Additionally, Kenya was able to pull off a successful virtual summit of OACPS as well other Covid-19-related webinars at regional and global levels. This raised the country's profile and kept our brand and agenda alive throughout the world.

The past two weeks of the campaign were marked by outreach to all capitals around the world through letters as well as telephone and video calls. Social media messaging on different platforms was also triggered, targeting the voters.

Two teams of specialist data technologists were brought into the Foreign Affairs ministry and another at an undisclosed location to facilitate intelligence.

Meanwhile Kenya's missions abroad were activated to cause opinion editorials showcasing Kenya's capacity to deliver on its 10-point agenda to be published in widely read dailies and periodicals in all their countries.

In less than two weeks, articles on Kenya appeared in more than 40 countries and in more than 15 languages, including all the UN languages. These articles are estimated to have reached hundreds of thousands of people on all continents.

By the time a virtual reception for all the Permanent Representatives based in New York and addressed by President Uhuru Kenyatta took place on the eve of the June 17 elections, Kenya was confident of a win.

Managing the elections in New York is an alchemist, diplomatically idiosyncratic practice known to very few. But Kenya has the know-how and the experience.

We knew we would not have outright victory in the first round. But we needed the readout of it to recalibrate and direct our strategy. What we had to do was ensure we were ahead after the first round, as we eventually did. We had 113 votes to Djibouti's 78.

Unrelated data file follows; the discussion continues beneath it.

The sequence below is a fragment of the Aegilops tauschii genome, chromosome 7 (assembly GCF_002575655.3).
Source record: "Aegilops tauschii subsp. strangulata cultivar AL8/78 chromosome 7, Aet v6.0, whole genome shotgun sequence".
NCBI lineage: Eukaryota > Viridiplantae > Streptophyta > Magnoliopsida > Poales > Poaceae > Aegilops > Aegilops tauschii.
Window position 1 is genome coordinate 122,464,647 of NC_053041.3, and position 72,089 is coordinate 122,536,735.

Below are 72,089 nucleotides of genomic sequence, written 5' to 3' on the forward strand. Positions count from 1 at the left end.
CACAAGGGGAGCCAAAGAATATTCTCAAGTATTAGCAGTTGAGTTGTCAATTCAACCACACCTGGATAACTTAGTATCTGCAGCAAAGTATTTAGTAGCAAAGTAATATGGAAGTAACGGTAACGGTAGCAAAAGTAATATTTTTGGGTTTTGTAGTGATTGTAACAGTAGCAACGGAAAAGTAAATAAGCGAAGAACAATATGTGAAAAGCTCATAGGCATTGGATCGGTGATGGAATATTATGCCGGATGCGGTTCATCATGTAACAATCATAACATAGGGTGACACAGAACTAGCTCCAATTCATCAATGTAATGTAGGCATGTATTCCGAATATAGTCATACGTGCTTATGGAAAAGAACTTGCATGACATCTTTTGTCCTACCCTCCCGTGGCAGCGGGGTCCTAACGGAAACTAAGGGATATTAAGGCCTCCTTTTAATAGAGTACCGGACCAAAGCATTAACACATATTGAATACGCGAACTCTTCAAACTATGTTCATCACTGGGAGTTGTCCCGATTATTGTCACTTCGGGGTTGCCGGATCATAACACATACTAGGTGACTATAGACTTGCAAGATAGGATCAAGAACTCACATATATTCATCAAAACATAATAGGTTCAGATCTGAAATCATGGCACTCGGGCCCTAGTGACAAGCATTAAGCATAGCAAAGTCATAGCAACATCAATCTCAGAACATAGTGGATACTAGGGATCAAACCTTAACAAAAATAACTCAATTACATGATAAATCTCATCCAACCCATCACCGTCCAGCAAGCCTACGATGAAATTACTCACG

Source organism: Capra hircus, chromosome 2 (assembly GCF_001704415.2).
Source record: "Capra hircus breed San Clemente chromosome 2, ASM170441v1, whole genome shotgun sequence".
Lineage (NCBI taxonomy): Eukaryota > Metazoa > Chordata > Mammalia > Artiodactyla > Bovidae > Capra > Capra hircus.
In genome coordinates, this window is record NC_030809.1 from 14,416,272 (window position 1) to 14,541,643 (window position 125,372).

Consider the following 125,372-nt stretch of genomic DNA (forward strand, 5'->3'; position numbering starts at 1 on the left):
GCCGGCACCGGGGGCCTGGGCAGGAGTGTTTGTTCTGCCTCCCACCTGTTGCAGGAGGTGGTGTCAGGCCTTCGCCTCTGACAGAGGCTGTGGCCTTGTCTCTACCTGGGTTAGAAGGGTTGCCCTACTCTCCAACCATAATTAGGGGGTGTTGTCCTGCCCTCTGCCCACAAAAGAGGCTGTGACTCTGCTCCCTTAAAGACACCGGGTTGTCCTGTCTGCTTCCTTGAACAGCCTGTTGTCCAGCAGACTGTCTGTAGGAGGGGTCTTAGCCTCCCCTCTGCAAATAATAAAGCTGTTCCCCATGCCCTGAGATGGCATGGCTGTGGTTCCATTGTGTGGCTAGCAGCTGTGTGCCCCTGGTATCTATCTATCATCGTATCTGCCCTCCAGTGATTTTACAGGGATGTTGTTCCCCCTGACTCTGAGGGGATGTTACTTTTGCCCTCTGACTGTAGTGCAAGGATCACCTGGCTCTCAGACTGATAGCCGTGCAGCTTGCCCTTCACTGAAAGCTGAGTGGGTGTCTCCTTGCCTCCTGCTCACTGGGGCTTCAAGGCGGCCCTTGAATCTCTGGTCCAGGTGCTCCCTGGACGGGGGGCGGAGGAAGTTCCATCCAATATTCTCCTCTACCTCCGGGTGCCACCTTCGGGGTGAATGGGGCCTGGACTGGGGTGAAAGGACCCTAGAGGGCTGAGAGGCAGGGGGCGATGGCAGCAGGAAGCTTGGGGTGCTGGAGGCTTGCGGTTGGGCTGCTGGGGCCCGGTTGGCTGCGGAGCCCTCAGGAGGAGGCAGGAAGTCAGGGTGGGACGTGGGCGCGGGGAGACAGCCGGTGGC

Through our analysis, we established who, more or less, the 78 were. We now knew what we had to do. We mined those 78 countries for the 16 votes we needed. A mad rush of global politicking and diplomacy, headed by President Kenyatta and the Foreign Affairs CS, and coordinated out of the Foreign Affairs ministry headquarters by the Principal Secretary and the Special Envoy.

By start of voting on Thursday, we had our 16 confirmed. This followed a spirited effort to touch all capitals within 12 hours to retain the 113 votes we had already and to get a slice of Djibouti's votes during the second round of elections. This audacious effort paid off as Kenya received 129 votes, cutting Djibouti's to 61.

Kenya was able to come through successfully because it: ran its own race selling its agenda and showcasing its credentials to deliver on it; exercised extreme restraint from engaging in altercations, notwithstanding many provocative actions by other parties; systematically deployed an array of diplomatic arsenal, including and particularly, soft power that ensured continuous visibility on the world stage.

Deploying its global footprint of ambassadors and High Commissioners to incredible effect from Australia and the Pacific as the day unfolded, through Asia, the Middle East and Europe, to North and South America and the Caribbean as it ended.

What is certain from this historical experience is that when Kenya puts its diplomatic mind on some course, our foreign affairs capabilities are formidable, world class and like our athletic prowess, world-beating.

The writer is the Principal Secretary, Ministry of Foreign Affairs.